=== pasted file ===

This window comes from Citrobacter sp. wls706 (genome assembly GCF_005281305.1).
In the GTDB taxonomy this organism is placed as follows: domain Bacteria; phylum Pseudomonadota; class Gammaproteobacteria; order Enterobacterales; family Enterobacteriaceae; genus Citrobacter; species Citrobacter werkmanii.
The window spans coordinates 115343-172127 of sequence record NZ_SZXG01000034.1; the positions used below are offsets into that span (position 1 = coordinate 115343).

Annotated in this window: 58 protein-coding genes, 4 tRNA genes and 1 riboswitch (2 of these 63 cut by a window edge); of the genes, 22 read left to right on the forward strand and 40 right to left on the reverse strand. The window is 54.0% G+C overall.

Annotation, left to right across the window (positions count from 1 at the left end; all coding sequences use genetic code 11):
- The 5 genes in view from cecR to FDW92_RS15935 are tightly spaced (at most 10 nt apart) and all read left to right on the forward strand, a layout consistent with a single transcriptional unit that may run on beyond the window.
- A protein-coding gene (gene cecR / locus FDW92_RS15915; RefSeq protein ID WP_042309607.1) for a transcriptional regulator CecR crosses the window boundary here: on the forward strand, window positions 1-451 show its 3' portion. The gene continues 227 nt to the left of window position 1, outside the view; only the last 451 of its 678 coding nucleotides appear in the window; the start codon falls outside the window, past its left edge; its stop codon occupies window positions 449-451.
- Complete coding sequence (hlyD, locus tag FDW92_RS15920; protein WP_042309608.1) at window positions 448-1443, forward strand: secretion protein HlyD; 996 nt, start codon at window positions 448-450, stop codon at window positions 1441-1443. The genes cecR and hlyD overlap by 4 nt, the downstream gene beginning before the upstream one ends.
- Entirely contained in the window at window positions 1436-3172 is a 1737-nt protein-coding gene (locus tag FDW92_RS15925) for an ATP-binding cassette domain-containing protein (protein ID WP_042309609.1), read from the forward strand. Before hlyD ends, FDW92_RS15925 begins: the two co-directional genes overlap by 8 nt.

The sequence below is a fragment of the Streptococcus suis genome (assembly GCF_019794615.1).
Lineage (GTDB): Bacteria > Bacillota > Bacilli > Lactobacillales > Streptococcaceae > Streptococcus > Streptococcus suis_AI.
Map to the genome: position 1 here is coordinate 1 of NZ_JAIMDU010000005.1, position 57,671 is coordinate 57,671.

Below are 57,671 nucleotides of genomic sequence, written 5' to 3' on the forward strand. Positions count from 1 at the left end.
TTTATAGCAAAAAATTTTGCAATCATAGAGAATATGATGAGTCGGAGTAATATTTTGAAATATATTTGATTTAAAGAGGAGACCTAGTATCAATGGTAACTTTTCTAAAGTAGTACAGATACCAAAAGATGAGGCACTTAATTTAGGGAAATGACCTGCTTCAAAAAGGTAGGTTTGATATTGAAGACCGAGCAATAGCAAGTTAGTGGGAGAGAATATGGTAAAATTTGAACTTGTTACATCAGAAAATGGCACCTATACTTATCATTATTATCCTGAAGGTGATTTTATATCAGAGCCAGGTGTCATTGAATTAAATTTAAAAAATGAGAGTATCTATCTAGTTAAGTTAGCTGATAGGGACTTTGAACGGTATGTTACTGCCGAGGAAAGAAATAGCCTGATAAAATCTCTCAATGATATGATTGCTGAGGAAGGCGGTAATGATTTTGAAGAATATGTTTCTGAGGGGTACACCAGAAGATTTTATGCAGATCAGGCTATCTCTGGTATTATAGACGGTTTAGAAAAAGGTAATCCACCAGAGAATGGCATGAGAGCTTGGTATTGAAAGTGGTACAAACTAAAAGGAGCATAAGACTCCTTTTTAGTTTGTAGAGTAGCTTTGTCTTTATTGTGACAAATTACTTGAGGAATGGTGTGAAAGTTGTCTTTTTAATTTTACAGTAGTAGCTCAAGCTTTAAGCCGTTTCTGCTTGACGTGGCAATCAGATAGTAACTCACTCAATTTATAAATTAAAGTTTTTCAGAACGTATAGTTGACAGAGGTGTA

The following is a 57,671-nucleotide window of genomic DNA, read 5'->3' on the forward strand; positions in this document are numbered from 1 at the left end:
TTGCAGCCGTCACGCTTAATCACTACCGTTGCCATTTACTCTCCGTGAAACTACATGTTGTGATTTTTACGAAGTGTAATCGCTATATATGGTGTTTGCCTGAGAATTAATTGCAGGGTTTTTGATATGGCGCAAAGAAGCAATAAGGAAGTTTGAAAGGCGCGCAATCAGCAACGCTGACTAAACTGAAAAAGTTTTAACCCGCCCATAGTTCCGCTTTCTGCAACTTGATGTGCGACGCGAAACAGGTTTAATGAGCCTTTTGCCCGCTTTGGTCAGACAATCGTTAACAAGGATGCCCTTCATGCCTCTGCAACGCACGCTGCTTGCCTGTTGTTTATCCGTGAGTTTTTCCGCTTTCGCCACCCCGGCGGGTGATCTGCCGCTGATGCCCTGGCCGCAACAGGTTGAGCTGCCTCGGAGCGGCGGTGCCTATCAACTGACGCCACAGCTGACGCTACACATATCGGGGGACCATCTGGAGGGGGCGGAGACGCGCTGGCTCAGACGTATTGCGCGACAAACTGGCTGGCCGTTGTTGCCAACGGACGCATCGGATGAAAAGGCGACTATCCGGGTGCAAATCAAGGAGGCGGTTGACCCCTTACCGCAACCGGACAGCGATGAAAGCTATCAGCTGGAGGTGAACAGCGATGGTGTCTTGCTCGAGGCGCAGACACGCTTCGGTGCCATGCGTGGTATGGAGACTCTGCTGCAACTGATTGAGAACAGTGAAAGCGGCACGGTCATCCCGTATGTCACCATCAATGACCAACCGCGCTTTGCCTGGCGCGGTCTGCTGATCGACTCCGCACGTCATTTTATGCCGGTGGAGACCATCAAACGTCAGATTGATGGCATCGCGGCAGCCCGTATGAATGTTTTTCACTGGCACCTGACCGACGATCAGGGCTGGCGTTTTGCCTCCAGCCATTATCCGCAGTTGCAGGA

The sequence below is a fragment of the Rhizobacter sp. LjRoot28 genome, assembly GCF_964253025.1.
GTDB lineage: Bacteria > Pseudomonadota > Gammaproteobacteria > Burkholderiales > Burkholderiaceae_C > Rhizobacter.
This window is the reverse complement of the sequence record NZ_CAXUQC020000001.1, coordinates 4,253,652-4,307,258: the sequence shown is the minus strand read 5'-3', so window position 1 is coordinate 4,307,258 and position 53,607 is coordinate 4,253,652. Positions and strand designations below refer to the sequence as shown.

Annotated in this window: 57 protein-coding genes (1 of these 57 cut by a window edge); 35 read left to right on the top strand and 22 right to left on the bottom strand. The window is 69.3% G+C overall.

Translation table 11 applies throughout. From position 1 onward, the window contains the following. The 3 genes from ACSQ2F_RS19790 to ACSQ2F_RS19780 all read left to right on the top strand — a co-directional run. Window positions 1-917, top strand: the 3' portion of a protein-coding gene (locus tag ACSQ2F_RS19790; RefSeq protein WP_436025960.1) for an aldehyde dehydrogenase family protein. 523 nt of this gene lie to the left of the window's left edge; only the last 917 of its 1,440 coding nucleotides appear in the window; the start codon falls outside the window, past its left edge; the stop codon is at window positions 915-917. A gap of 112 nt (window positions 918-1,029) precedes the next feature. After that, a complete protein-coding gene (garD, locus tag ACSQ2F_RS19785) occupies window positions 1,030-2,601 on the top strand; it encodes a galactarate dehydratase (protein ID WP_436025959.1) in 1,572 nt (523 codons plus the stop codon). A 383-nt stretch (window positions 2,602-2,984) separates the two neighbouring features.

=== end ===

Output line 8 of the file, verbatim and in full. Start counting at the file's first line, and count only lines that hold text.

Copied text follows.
- Complete coding sequence (hlyD, locus tag FDW92_RS15920; protein WP_042309608.1) at window positions 448-1443, forward strand: secretion protein HlyD; 996 nt, start codon at window positions 448-450, stop codon at window positions 1441-1443. The genes cecR and hlyD overlap by 4 nt, the downstream gene beginning before the upstream one ends.